Deep Brain Stimulation for Tourette Disorder

For young adults or adults with severe symptoms of Tourette disorder that are not adequately controlled with behavioral therapy or medication, an experimental new treatment called deep brain stimulation may offer some relief.

Deep brain stimulation works like a pacemaker, but it’s used in the brain instead of in the heart. This technique requires the surgical placement of a small conductor called an electrode in the brain. This conductor delivers electrical stimulation that blocks the nerve signals that cause tics. The procedure is typically offered to people older than age 20, but certain older teenagers may also be candidates, depending on the severity of their symptoms.

This experimental procedure is only appropriate for people with severe tics that have a significant impact on their daily lives, and it is not recommended for children. Although the U.S. Food and Drug Administration has not approved deep brain stimulation for the management of Tourette disorder, several clinical studies have shown it can be used safely and effectively in adults with severe symptoms.

NYU Langone experts at the Center for Neuromodulation perform more than 100 deep brain stimulation procedures each year and are actively researching, through clinical trials, the potential of deep brain stimulation to treat people with Tourette disorder. Our neurologists, neurosurgeons, and psychiatrists perform a thorough evaluation to choose the best candidates for this procedure.

Surgery to Implant the Deep Brain Stimulation Device

This treatment first requires surgery to implant the electrical device into the brain. Using MRI or CT scans, a neurosurgeon determines the exact location within the brain for implanting the electrode, based on a person’s symptoms.

When the location has been determined, the surgeon makes a small opening in the skull and inserts the electrode through a thin, insulated wire. The tip of the electrode is positioned in the brain at the precise area mapped by the surgeon. The insulated extension wire is then passed under the skin of the head, neck, and shoulder. Surgery to implant the electrode takes about four hours, is performed using general anesthesia, and requires an overnight stay in the hospital for monitoring and observation. During a second surgery the next day, the wires are connected to a pulse generator, a battery pack that is implanted under the skin near the collarbone. Most people can return home the same day as this surgery.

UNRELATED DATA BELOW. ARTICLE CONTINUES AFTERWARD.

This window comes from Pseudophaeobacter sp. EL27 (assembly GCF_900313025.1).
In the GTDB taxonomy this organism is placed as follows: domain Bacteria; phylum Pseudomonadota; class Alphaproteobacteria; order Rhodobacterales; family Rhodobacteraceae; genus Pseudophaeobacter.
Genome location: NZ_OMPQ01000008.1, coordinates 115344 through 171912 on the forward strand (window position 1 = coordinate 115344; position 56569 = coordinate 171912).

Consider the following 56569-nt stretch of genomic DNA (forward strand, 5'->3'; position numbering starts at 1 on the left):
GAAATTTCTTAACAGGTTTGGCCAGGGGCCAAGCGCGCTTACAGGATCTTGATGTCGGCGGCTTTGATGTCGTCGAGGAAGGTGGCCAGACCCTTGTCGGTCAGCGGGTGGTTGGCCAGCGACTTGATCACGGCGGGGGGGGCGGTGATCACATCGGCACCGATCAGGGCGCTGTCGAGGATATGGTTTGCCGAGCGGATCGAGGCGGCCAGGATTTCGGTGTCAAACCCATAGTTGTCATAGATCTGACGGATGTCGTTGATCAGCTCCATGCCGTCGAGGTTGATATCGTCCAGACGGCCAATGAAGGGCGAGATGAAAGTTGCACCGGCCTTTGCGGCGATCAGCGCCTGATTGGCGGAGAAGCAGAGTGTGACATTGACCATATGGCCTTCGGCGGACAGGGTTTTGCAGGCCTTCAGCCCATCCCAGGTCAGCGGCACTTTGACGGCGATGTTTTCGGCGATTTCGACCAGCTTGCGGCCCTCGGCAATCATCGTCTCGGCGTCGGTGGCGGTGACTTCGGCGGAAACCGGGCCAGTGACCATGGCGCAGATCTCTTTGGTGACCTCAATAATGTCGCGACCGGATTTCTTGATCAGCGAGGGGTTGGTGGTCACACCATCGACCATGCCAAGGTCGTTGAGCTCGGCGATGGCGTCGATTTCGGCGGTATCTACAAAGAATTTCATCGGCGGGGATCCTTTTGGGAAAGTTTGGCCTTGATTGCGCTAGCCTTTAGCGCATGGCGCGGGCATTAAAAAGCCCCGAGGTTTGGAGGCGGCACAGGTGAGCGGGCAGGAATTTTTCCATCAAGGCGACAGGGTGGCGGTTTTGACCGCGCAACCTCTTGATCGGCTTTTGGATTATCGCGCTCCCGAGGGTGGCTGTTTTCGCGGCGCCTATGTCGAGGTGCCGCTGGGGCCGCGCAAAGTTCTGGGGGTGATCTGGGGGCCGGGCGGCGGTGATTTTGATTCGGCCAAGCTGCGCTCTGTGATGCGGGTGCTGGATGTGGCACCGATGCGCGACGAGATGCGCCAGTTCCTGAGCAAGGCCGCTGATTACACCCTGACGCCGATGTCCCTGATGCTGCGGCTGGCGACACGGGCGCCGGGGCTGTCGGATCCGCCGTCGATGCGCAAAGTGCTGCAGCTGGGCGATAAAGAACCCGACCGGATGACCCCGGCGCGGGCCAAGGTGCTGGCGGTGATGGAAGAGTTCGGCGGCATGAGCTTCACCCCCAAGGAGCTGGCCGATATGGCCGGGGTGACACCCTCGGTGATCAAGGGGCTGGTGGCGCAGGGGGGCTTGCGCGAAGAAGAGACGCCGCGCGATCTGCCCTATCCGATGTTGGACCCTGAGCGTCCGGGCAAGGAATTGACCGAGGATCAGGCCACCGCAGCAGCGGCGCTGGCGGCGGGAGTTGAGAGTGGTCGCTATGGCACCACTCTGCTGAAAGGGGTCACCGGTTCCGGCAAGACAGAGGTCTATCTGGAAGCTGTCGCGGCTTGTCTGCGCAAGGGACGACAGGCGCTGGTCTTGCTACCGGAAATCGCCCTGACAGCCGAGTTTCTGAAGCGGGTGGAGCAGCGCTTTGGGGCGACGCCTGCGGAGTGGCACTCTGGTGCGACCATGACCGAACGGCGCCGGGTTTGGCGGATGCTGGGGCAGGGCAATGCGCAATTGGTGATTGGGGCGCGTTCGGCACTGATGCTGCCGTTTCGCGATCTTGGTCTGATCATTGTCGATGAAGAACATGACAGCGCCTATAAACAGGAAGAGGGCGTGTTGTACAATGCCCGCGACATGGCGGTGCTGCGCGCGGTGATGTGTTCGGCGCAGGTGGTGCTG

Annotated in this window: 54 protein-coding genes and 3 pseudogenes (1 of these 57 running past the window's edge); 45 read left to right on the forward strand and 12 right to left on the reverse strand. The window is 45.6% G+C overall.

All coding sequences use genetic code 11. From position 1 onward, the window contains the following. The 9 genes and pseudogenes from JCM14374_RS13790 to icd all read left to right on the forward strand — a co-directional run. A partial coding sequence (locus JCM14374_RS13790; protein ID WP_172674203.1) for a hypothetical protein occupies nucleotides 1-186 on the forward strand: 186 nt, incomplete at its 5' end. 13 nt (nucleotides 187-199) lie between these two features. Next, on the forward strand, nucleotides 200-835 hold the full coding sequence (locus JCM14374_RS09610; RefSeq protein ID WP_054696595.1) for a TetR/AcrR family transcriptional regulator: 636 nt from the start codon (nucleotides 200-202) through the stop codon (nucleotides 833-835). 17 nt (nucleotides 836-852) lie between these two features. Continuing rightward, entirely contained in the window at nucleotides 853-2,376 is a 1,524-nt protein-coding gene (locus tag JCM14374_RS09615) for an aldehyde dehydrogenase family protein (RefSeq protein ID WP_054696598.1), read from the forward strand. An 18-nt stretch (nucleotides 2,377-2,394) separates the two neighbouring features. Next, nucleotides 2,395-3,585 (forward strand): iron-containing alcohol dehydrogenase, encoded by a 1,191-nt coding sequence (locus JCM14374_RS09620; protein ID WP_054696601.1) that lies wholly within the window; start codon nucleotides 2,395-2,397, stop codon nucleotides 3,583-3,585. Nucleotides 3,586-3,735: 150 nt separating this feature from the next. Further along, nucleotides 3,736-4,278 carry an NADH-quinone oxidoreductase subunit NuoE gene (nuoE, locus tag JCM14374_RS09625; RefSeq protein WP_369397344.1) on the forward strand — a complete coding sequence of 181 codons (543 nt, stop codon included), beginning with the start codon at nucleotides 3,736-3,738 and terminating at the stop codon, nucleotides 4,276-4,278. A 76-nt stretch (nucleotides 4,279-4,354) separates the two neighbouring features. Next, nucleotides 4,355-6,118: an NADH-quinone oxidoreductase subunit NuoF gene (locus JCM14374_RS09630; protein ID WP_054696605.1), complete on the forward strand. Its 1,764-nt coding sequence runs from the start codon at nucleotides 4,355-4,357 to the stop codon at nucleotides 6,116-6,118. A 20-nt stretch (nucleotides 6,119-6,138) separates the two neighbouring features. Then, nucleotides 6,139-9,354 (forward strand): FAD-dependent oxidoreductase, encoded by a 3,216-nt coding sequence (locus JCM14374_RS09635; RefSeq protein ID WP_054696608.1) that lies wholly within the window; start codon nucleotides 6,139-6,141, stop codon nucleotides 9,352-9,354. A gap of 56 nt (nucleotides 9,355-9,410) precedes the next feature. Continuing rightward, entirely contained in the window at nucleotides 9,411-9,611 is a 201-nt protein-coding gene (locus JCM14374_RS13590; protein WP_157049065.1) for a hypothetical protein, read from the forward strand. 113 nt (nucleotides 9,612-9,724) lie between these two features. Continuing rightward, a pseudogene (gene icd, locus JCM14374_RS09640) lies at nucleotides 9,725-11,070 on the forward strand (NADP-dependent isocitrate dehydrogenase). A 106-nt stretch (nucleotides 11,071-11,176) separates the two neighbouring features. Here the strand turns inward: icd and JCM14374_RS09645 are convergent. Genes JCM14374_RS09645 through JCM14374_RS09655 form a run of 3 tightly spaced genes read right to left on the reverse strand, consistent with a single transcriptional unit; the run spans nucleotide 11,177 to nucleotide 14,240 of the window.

Several days after surgery, an office visit with the neurologist is needed to program the pulse generator. With the push of a button on an external remote control, electrical impulses are sent from the pulse generator along the extension wire to the electrode in the brain. These electrical impulses block the abnormal nerve signals that cause tics.

People with deep brain stimulation are able to control the strength of the electrical impulses on their own after working closely with a neurologist during several sessions to find the combination of settings that best controls their symptoms. Following this adjustment period, most people require only occasional maintenance visits.

Many people choose to use this deep brain stimulation system 24 hours a day, although some turn the system off before bedtime. Depending on the settings used, deep brain stimulation can significantly reduce motor tics in people with Tourette disorder.

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